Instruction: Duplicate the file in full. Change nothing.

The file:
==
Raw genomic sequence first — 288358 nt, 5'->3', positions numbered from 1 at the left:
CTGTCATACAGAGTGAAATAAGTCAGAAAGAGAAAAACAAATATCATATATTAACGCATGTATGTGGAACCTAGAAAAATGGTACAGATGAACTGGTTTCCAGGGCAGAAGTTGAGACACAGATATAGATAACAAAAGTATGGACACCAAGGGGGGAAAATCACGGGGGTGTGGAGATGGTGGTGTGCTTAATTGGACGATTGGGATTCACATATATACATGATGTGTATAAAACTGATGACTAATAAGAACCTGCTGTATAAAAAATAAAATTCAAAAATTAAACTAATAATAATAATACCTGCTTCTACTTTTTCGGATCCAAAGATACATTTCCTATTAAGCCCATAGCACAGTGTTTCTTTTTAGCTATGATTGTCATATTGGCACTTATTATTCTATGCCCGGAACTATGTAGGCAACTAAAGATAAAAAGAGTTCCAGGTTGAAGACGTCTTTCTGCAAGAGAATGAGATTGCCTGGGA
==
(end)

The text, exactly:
Raw genomic sequence first — 288358 nt, 5'->3', positions numbered from 1 at the left:
CTGTCATACAGAGTGAAATAAGTCAGAAAGAGAAAAACAAATATCATATATTAACGCATGTATGTGGAACCTAGAAAAATGGTACAGATGAACTGGTTTCCAGGGCAGAAGTTGAGACACAGATATAGATAACAAAAGTATGGACACCAAGGGGGGAAAATCACGGGGGTGTGGAGATGGTGGTGTGCTTAATTGGACGATTGGGATTCACATATATACATGATGTGTATAAAACTGATGACTAATAAGAACCTGCTGTATAAAAAATAAAATTCAAAAATTAAACTAATAATAATAATACCTGCTTCTACTTTTTCGGATCCAAAGATACATTTCCTATTAAGCCCATAGCACAGTGTTTCTTTTTAGCTATGATTGTCATATTGGCACTTATTATTCTATGCCCGGAACTATGTAGGCAACTAAAGATAAAAAGAGTTCCAGGTTGAAGACGTCTTTCTGCAAGAGAATGAGATTGCCTGGGA